Translators and Queers


From Fashionable melange of English words, Tsunajima Kamekichi, 1887

From Words Without Borders:

It’s time for LGBTQ texts to be translated and for those translations to be analyzed, and it’s time for translators to consider what it might mean to translate LGBTQ texts and authors, and whether there are, or should be, particularly queer methods of translation. After all, there are feminist or postcolonial translation strategies so why not queer ones, too?

For instance, feminist translators use particular translation strategies to highlight issues such as sexism or to emphasize an author’s gender or an author’s feminist views. Examples of strategies that translators and scholars such as Luise von Flotow, Sherry Simon, and Suzanne de Lotbiniére-Harwood have proposed include: supplementing, prefacing, deleting, footnoting, hijacking, or radical changes, such as invented spellings. In other words, translators can draw attention to gender itself and to related issues, such as the treatment of female characters, by choosing to highlight, to add in, or, indeed, to remove particular aspects of a text. They may not do this in all cases (for example, there may be a text where gender does not seem relevant, or where a translator does not feel like pointing the reader toward gendered ideas), but there are options for translators if they want to or believe there is a need.

Queer translators and translators of queer texts can do likewise. They can focus on the queerness of a character or a situation, or they can push a reader to note how a queer character is treated by another character or by the author, or they can otherwise hijack a reader’s attention by bringing issues of sexuality and gender identity to the fore. I like to call such strategies “acqueering,” as they emphasize or even acquire queerness. For example, a translator can add in queer sexualities, sexual practices, or gender identities or change straight/cis identities or situations to queer ones; remove homophobic, biphobic, or transphobic language or situations or highlight them in order to force a reader to question them; change spellings or grammar or word choices to bring attention to queerness; or add footnotes, endnotes, a translator’s preface, or other paratextual material to discuss queerness and/or translatorial choices.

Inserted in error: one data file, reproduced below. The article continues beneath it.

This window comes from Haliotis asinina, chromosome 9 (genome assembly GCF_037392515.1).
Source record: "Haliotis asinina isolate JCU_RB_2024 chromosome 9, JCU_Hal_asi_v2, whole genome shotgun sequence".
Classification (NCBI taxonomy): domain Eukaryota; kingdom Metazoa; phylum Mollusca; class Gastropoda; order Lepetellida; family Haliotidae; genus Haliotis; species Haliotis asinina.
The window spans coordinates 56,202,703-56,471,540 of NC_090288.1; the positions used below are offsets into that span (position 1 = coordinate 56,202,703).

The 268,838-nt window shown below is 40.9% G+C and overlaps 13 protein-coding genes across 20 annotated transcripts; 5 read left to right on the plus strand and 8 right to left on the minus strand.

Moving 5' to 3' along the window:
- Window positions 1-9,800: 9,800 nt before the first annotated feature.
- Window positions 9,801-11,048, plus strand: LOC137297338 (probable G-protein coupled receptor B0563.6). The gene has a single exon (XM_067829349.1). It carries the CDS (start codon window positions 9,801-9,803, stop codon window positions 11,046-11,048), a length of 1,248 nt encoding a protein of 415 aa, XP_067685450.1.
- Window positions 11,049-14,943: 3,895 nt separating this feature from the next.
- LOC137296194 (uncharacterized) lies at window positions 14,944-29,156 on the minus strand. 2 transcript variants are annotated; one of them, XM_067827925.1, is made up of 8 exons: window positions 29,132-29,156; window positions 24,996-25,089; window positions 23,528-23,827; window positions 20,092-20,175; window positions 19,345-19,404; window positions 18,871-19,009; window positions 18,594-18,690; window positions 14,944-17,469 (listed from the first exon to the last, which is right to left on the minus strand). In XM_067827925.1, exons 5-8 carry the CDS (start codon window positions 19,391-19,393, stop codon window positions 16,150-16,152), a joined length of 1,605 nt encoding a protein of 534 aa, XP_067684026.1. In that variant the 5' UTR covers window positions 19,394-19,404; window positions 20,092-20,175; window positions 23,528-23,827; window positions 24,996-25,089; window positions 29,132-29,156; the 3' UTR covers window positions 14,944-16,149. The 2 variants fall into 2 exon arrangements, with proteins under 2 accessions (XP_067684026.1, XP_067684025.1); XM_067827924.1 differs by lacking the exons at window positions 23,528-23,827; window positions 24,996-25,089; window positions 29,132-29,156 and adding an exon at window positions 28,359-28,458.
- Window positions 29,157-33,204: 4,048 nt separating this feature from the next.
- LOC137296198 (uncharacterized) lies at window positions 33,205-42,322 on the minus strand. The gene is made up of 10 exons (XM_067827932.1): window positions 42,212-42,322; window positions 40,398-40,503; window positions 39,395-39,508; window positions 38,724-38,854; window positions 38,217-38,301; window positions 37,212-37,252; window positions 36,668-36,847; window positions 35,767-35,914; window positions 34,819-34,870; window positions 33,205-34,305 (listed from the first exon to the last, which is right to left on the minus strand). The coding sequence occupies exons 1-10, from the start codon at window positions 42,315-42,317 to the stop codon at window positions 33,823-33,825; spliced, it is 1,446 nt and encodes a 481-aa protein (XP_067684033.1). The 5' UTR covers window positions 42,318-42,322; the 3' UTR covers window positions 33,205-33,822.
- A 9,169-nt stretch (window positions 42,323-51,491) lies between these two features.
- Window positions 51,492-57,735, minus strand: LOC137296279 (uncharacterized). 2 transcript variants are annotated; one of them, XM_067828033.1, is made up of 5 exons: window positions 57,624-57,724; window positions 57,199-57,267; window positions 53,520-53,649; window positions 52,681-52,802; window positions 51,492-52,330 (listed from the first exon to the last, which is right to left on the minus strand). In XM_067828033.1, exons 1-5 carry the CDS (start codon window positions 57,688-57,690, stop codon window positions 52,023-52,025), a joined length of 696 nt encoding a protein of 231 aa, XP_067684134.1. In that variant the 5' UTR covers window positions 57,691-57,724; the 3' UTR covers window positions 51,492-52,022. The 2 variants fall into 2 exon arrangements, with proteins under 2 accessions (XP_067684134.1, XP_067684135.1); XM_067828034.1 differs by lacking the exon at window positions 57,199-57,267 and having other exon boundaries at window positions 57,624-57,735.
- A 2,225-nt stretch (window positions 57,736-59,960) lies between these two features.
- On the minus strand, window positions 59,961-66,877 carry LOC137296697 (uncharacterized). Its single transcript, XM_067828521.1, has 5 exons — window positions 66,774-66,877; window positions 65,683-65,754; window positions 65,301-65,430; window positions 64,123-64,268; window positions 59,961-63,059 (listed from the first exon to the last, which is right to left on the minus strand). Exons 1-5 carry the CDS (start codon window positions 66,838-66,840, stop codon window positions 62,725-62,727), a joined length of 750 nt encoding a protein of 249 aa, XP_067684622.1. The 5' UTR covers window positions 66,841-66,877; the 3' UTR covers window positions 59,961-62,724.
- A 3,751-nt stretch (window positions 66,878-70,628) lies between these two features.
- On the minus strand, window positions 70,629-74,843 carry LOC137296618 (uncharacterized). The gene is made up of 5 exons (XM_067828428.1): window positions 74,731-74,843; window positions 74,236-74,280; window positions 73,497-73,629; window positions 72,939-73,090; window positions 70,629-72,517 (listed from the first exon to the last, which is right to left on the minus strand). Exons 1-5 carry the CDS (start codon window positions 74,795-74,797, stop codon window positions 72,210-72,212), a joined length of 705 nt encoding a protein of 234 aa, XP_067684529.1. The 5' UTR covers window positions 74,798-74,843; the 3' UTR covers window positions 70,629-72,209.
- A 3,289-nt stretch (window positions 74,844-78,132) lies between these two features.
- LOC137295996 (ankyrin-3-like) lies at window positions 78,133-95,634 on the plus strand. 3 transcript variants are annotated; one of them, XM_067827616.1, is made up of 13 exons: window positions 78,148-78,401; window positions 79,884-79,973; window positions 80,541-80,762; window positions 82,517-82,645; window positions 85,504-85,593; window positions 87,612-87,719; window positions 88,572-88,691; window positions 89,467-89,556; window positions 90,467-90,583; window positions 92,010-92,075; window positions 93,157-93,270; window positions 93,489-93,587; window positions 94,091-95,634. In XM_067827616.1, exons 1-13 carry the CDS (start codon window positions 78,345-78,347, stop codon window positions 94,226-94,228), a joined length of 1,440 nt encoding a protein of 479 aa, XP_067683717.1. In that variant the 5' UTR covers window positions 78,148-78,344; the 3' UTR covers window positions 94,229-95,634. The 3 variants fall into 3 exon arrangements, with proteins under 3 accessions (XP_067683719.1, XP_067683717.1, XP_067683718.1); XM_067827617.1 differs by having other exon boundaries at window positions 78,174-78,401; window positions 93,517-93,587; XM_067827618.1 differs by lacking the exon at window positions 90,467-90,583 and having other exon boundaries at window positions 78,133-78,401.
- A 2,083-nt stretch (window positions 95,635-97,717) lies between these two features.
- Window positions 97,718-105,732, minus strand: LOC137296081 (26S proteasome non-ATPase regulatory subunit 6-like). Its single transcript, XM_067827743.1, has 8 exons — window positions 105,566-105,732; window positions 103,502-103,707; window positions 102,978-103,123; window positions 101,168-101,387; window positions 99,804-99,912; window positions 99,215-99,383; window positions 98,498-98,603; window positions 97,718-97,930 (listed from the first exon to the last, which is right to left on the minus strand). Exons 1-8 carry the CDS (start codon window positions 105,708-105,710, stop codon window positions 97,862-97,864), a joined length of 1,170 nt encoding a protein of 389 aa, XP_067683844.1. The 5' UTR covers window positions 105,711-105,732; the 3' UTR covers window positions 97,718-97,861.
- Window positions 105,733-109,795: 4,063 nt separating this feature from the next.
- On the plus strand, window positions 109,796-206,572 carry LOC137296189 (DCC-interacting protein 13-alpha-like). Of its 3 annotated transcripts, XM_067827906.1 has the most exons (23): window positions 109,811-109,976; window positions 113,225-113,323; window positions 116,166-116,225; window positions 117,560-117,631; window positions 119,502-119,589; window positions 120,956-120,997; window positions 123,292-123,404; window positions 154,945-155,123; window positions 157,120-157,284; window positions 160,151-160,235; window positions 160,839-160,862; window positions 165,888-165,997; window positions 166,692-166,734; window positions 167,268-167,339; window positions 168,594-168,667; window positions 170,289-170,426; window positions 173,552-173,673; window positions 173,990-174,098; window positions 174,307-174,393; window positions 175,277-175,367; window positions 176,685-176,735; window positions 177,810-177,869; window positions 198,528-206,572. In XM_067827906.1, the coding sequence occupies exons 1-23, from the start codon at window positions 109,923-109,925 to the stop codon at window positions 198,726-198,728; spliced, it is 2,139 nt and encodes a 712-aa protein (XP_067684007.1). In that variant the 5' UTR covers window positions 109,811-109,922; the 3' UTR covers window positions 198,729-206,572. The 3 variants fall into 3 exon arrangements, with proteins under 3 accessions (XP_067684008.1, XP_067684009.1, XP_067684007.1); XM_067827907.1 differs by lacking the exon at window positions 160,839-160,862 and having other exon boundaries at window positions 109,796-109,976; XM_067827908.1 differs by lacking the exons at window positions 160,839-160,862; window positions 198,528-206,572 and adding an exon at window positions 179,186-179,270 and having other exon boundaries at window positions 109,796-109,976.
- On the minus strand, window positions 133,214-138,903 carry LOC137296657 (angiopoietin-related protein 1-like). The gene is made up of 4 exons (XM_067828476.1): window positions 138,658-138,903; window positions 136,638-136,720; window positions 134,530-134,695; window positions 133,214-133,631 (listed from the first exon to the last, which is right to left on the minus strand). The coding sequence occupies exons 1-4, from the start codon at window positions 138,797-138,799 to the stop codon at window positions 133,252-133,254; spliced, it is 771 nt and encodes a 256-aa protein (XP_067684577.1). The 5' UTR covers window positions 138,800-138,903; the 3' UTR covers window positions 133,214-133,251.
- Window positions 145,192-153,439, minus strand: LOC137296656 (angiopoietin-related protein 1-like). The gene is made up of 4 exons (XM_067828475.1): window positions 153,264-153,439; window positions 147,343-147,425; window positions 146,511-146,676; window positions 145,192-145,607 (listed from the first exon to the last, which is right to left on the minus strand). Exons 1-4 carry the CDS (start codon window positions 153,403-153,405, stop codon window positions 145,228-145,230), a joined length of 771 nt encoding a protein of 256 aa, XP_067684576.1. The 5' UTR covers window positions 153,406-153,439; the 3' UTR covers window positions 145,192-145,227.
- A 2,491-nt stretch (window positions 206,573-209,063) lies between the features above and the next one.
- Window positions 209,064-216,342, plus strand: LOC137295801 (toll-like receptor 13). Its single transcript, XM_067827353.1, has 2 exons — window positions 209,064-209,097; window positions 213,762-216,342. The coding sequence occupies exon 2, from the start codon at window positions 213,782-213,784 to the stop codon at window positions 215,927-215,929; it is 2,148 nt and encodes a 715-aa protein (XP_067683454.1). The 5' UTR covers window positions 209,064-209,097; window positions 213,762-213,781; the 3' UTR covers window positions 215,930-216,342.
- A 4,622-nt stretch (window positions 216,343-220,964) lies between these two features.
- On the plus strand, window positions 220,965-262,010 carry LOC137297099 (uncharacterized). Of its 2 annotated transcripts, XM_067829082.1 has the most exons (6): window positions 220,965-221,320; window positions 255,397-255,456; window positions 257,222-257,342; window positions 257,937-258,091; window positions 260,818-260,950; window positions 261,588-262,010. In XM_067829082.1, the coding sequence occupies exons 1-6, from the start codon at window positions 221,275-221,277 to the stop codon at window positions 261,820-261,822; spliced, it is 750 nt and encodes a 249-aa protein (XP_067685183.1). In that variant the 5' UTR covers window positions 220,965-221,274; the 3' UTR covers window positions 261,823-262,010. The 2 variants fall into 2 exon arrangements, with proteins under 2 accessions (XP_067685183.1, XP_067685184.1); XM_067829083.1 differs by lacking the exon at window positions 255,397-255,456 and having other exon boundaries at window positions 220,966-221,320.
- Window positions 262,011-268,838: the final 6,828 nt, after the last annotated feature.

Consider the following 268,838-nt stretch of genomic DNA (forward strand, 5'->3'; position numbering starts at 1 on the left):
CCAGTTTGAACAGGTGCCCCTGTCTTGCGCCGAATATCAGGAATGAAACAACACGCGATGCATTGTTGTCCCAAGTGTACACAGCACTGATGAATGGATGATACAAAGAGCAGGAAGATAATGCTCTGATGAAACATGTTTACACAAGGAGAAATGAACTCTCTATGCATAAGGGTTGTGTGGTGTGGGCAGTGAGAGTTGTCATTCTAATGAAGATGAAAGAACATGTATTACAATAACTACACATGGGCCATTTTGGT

On the other hand, a translator may choose—or be encouraged by the publisher to choose—strategies that remove or downplay queer sexualities, sexual practices, or gender identities, or that change queerness to the straight/cis norm. Doing so can be considered what I term “eradicalization,” as this eradicates the radical nature of queerness. We’ve all heard stories of writers who have censored themselves and have chosen not to include queer characters in order to increase the marketability of their work, or who have been forced to do this on orders from their editors or publishers, and therefore it wouldn’t be a surprise if translators do this at times as well.

The desire to make the invisible visible is one reason why I decided to explore the translation of queer texts in my own academic research. The outcome, I hope, is multifold, including: we can come up with new strategies for translating queer texts or for encouraging the translation of queer texts; we can analyze which queer texts get translated and by whom and how; we can support the publication of work by queer writers or work on queer themes; and we can likewise support queer translators as they enter and build careers in the translation industry. Perhaps we’ll one day be able to start a prize for translated queer fiction, just as there finally is a prize for translated work by female authors.

“Queerying Translation”, B. J. Epstein, Words Without Borders